SDN Needs Just One Good Application

Mike Fratto

Mike Fratto

Summary Bullets:

  • SDN needs new applications to make it relevant to enterprises and spur adoption.
  • Enterprises need to think of how a SDN can unlock new business and improve existing processes.

Gaining big benefits often comes with big disruptions, and that is true with SDN as with any other technology. One observation that struck me at both the OpenDaylight Summit and Open Networking Summit is that the potential for SDN is just starting to grow in the application space; and when it starts to pick up steam, the SDN movement will suddenly become very interesting for enterprises. Today, the SDN drivers for the enterprise are still relatively vague, only offering improved network automation and virtual machine movement. Microsoft has also been very aggressive in integrating Lync with traditional and SDN network products, which is also useful. These applications are beneficial, to be sure, but not too exciting. If SDN use cases just stayed at server virtualization support or incrementally better unified communications support, adoption would be slow and accretive. What will make SDN truly exciting are applications that enable new businesses and new capabilities. Two come to mind. Read more of this post

MEAP Leaders Repurpose Middleware as They Seek IoT Opportunity

Charlotte Dunlap

Charlotte Dunlap

Summary Bullets:

• Mobile application platform providers target Internet of Things with middleware gateways, advanced APIs

• Red Hat leverages JBoss integration, messaging; while Kony taps MBaaS MobileFabric

Mobile app platform providers are quietly assembling IoT strategies and solutions, based on their flagship middleware technology, in hopes of providing an important middle tiered component between devices and data centers. Here’s a quick peek into the early IoT efforts of Red Hat and Kony.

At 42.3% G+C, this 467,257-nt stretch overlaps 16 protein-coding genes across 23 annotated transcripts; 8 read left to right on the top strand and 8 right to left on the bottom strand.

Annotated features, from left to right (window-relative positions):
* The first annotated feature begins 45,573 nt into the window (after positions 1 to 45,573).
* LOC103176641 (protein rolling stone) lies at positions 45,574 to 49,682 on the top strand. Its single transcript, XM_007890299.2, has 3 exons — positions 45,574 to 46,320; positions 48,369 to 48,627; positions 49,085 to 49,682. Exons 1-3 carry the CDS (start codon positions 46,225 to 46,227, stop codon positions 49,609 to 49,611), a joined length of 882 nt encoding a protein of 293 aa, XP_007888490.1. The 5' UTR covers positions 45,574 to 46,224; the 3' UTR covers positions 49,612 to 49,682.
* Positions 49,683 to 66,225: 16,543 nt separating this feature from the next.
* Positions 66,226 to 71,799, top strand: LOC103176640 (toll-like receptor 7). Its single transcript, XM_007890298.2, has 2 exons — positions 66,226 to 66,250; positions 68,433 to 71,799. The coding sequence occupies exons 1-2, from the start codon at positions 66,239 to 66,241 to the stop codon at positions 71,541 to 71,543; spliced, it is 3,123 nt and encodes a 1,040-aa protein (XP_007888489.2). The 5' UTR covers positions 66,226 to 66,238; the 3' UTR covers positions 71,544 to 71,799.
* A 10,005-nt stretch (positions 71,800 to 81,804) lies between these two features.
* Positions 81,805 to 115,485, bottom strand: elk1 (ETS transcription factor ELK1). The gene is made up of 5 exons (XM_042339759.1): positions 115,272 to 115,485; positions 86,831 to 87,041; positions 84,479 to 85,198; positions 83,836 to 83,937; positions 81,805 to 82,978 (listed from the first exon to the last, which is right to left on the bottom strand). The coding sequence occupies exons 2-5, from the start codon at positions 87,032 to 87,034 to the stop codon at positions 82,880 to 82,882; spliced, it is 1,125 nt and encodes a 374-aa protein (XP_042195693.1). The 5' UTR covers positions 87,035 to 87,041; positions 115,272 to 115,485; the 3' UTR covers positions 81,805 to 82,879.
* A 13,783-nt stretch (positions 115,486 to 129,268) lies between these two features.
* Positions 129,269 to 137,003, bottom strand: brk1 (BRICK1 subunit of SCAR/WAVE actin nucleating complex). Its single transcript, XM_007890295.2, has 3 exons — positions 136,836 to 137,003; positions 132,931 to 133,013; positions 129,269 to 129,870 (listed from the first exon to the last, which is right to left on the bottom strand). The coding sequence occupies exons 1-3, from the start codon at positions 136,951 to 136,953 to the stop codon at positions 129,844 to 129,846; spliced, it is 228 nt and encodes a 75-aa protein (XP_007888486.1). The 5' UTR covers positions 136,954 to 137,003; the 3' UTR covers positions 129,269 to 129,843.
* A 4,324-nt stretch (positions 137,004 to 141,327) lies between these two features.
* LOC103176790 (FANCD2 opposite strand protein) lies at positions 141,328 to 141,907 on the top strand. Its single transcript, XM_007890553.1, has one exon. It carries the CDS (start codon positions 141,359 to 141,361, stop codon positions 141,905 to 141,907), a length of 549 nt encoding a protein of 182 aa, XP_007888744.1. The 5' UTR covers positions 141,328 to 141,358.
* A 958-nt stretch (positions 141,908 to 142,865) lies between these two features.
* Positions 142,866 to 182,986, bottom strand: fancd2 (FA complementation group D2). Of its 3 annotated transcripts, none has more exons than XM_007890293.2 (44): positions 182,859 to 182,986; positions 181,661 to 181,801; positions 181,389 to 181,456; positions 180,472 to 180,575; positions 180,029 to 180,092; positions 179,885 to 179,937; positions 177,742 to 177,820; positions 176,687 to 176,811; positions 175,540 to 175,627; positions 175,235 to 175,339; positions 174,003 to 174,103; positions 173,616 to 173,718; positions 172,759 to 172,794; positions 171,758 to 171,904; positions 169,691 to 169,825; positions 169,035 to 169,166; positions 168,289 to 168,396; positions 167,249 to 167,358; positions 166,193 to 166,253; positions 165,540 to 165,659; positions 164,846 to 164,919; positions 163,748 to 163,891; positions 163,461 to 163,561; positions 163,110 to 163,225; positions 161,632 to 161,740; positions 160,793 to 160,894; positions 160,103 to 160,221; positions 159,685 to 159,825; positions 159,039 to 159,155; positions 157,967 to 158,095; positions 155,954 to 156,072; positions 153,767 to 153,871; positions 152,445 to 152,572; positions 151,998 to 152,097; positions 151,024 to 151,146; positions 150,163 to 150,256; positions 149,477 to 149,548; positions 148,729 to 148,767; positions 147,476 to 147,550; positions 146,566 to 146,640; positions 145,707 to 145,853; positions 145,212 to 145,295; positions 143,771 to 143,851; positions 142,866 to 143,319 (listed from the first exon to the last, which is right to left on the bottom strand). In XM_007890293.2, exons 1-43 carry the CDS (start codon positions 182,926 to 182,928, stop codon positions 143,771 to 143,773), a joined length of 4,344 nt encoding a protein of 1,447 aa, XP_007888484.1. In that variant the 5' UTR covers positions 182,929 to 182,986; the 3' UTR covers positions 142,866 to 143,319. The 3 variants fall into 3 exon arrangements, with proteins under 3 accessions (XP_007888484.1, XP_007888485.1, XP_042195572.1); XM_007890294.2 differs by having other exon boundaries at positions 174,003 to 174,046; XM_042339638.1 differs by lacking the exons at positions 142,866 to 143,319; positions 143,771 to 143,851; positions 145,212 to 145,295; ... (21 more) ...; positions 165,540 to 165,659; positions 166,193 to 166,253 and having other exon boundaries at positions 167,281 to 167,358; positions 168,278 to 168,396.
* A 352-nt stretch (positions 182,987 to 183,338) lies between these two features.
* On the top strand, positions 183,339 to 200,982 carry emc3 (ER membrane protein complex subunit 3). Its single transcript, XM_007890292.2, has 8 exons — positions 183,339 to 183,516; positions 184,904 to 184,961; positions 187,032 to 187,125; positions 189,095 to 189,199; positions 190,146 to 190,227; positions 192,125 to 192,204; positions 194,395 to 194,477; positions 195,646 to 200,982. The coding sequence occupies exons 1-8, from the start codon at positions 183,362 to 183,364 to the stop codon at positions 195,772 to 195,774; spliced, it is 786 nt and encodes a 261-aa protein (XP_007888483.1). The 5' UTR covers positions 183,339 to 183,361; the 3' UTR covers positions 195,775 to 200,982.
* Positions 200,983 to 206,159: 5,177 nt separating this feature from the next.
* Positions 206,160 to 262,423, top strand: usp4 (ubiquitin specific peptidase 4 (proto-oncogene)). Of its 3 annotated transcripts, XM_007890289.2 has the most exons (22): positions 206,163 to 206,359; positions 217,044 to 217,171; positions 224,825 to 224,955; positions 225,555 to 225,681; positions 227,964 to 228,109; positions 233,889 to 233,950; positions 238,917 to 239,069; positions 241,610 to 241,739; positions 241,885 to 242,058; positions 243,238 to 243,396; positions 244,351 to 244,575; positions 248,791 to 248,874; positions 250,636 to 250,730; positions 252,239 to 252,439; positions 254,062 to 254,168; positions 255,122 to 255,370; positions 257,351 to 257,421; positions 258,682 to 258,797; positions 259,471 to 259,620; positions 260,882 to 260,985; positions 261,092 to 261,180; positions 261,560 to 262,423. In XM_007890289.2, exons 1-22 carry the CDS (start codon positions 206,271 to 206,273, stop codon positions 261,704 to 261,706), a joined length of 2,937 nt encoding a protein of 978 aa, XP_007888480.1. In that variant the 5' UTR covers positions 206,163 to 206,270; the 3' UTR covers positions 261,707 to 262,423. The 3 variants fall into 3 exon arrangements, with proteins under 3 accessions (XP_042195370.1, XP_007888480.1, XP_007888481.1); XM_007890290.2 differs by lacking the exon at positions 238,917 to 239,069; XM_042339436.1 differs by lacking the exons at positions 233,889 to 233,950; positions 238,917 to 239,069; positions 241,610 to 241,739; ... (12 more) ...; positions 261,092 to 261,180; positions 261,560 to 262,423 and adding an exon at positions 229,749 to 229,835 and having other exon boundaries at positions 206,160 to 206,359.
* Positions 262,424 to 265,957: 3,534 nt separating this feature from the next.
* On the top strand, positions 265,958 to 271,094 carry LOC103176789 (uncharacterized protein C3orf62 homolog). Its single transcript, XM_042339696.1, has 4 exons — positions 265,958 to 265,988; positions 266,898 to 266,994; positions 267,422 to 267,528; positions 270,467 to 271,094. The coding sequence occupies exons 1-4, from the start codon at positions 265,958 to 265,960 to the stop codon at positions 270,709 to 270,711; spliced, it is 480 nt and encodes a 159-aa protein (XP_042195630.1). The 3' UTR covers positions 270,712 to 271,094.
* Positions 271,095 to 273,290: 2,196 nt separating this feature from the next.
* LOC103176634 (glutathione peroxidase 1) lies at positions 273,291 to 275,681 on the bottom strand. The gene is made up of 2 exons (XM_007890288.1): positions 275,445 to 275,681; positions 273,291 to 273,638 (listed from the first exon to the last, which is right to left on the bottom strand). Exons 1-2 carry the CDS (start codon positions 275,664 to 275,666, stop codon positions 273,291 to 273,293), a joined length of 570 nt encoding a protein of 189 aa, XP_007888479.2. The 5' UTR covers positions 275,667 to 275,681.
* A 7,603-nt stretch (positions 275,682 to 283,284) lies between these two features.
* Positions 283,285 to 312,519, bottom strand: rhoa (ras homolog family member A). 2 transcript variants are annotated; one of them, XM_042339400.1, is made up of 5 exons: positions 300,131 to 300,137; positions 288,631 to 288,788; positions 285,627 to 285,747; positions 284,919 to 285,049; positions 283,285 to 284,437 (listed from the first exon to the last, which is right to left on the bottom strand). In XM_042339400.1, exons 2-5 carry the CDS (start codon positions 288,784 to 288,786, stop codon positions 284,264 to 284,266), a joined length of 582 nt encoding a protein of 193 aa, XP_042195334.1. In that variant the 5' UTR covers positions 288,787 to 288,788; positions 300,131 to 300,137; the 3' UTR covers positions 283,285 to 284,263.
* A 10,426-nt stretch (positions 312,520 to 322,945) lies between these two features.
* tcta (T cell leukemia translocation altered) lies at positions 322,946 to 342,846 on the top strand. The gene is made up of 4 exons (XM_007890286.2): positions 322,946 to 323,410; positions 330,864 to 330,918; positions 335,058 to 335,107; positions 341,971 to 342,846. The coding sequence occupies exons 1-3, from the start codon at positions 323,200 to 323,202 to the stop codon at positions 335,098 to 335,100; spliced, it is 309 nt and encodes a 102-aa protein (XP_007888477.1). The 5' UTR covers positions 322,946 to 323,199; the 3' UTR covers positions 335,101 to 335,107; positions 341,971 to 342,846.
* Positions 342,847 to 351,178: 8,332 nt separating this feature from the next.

Red Hat refers to that middle tiered component as the control tier or the gateway. These gateways handle the data pre-processing necessary to stream aggregated data sets; and real-time analytics for rapid insight into the data in order to trigger business rules which control the actions at the device. Included in Red Hat’s set of middleware IoT building blocks is its Data Grid in-memory computing technology, its FUSE integration technology, and its A-MQ messaging to support data transport. And though it’s not required, of course Red Hat claims the most optimal experience is achieved when combined with the Red Hat Enterprise Linux (RHEL) operating system. Red Hat’s belief is that gateways provide the mechanism which allow the IoT to scale, solving latency problems between the device and the data center.

Red Hat does not offer a formalized IoT solution, rather it has assembled a set of building blocks based primarily on JBoss technology for enterprise customers building IoT solutions. The company has created a new subscription pricing tier to accompany these efforts, based on one to multiple workloads leveraging its gateways and RHEL. The pilot program is expected to be formalized within a year and I expect Red Hat will partner where necessary to fill technology gaps for issues such as systems level security.